The England cricket team leads the way in embracing diversity, pacer Chris Jordan said, asserting that all members of the side know they have a role to play when it comes to denouncing racism.Also Read - Moeen Ali Reveals That He'll Mankad Only When He's 'Really Angry'
The England team is one of the most diverse sides in cricket, featuring the likes of Barbadian-born Jofra Archer, spinner Adil Rashid and all-rounder Moeen Ali, who have Pakistani heritage, and an Irish-born white-ball captain Eoin Morgan in the squad. Also Read - You're Genociding Our Race, Go Home Invader: American Man Racially Abuses Indian in Poland, Calls Him 'parasite'
“Speaking from that team’s point of view, what you see is what you get. It is very diverse and in general, that’s actually well led by Morgy (Morgan),” Jordan was quoted by ‘Sky Sports’. Also Read - Brendon McCullum Admits England Need to Improve More After Loss Against South Africa at Lord's Test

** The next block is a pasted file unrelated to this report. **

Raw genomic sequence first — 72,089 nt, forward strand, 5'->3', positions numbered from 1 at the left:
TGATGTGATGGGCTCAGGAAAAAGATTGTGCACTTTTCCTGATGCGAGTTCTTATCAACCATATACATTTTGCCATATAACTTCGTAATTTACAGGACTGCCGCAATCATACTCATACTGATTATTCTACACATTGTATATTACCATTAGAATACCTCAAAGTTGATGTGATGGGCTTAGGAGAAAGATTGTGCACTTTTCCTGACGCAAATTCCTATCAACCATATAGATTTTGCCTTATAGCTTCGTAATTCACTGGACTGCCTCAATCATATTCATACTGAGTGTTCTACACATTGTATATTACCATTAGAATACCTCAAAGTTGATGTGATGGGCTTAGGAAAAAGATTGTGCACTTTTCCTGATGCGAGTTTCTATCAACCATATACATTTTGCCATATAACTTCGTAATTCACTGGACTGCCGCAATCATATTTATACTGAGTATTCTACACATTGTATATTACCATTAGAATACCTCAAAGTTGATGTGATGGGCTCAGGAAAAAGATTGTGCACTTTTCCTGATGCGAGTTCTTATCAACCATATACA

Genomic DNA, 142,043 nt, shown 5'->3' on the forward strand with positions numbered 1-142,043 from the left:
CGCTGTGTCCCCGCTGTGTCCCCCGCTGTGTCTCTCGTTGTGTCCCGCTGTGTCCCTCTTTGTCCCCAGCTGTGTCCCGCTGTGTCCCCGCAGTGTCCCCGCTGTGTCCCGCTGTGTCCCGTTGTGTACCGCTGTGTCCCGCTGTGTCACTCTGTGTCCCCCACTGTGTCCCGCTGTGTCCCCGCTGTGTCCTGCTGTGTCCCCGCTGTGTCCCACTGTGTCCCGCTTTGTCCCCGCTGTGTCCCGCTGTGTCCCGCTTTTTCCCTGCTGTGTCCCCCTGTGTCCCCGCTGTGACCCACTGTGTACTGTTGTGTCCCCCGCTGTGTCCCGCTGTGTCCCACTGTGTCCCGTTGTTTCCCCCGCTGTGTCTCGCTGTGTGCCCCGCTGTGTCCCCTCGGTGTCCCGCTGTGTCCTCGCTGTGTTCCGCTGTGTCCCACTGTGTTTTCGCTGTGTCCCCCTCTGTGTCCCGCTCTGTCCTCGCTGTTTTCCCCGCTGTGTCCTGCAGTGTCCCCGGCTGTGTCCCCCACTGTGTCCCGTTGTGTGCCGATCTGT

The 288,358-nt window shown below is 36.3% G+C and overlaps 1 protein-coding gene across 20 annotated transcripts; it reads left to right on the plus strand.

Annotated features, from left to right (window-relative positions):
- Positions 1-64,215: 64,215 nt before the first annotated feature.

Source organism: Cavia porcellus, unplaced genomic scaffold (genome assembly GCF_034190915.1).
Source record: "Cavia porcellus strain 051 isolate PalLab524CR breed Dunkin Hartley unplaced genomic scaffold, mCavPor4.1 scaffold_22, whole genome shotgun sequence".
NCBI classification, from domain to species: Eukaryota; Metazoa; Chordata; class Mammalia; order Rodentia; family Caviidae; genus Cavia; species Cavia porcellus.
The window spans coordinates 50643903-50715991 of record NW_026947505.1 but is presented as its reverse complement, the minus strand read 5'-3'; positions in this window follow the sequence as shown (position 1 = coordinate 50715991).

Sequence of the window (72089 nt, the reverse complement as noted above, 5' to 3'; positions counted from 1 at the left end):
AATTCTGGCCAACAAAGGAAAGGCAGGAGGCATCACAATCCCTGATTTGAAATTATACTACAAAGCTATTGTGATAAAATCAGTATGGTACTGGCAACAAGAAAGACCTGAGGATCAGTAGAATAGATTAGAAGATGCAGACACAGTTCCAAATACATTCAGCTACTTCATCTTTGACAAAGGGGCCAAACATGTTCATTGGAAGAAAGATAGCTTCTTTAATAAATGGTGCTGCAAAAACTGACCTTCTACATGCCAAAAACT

“We all have that role to play in terms of that awareness and that policing and that continuation to be anti-racist. That is definitely not an issue in the England team and if anything it leads the way in terms of how diverse the entire team is, so it’s a good example to follow,” he added.
The 31-year-old, who was born in Barbados, said the English team encourages an open dialogue on racism, which is being condemned with renewed vigour in the wake of African-American George Floyd’s death in the US at the hands of the white police officer.
“We embrace the fact that everyone has come from different backgrounds, has different values and we actually play as one. We speak about those things openly and if anything like that was to transpire, people are called out on it for sure,” Jordan said
“You can only look on the pitch and off the pitch at the camaraderie that the entire team has, in that whole dressing room. We have so much respect and love for one another and that transpires onto the field but most importantly I think it’s genuine and that’s the key to it,” he added.
Several other international cricketers like the West Indies duo of former World Cup-winning captain Darren Sammy and star batsman Chris Gayle have come forward and alleged racial abuse.
Sammy, while commenting on the protests, had spoken about being called ‘Kalu’ — a derogatory word to describe black people — while playing in the Indian Premier League.